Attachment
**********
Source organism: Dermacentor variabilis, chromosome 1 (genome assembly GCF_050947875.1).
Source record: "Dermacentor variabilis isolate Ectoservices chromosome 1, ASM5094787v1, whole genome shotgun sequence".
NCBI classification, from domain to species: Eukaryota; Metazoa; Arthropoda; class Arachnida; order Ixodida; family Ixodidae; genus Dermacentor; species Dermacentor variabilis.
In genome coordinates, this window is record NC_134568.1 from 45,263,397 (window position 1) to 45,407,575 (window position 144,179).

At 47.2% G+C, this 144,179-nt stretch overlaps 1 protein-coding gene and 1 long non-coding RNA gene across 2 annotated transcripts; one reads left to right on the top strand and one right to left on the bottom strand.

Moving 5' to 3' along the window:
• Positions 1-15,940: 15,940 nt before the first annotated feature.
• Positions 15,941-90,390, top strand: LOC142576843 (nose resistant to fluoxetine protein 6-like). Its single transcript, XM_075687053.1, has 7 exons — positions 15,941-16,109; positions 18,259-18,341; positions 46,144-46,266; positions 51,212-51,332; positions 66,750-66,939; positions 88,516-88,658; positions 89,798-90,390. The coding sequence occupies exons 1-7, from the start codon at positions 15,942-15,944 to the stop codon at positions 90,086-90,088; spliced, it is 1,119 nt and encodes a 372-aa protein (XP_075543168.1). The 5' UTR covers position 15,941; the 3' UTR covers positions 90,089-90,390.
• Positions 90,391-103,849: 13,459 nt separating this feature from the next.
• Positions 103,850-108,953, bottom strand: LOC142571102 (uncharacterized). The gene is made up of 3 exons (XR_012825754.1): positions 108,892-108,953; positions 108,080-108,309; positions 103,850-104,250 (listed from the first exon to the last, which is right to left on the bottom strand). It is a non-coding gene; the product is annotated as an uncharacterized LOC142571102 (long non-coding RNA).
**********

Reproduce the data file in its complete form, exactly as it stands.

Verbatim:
Source organism: Dermacentor variabilis, chromosome 1 (genome assembly GCF_050947875.1).
Source record: "Dermacentor variabilis isolate Ectoservices chromosome 1, ASM5094787v1, whole genome shotgun sequence".
NCBI classification, from domain to species: Eukaryota; Metazoa; Arthropoda; class Arachnida; order Ixodida; family Ixodidae; genus Dermacentor; species Dermacentor variabilis.
In genome coordinates, this window is record NC_134568.1 from 45,263,397 (window position 1) to 45,407,575 (window position 144,179).

At 47.2% G+C, this 144,179-nt stretch overlaps 1 protein-coding gene and 1 long non-coding RNA gene across 2 annotated transcripts; one reads left to right on the top strand and one right to left on the bottom strand.

Moving 5' to 3' along the window:
• Positions 1-15,940: 15,940 nt before the first annotated feature.
• Positions 15,941-90,390, top strand: LOC142576843 (nose resistant to fluoxetine protein 6-like). Its single transcript, XM_075687053.1, has 7 exons — positions 15,941-16,109; positions 18,259-18,341; positions 46,144-46,266; positions 51,212-51,332; positions 66,750-66,939; positions 88,516-88,658; positions 89,798-90,390. The coding sequence occupies exons 1-7, from the start codon at positions 15,942-15,944 to the stop codon at positions 90,086-90,088; spliced, it is 1,119 nt and encodes a 372-aa protein (XP_075543168.1). The 5' UTR covers position 15,941; the 3' UTR covers positions 90,089-90,390.
• Positions 90,391-103,849: 13,459 nt separating this feature from the next.
• Positions 103,850-108,953, bottom strand: LOC142571102 (uncharacterized). The gene is made up of 3 exons (XR_012825754.1): positions 108,892-108,953; positions 108,080-108,309; positions 103,850-104,250 (listed from the first exon to the last, which is right to left on the bottom strand). It is a non-coding gene; the product is annotated as an uncharacterized LOC142571102 (long non-coding RNA).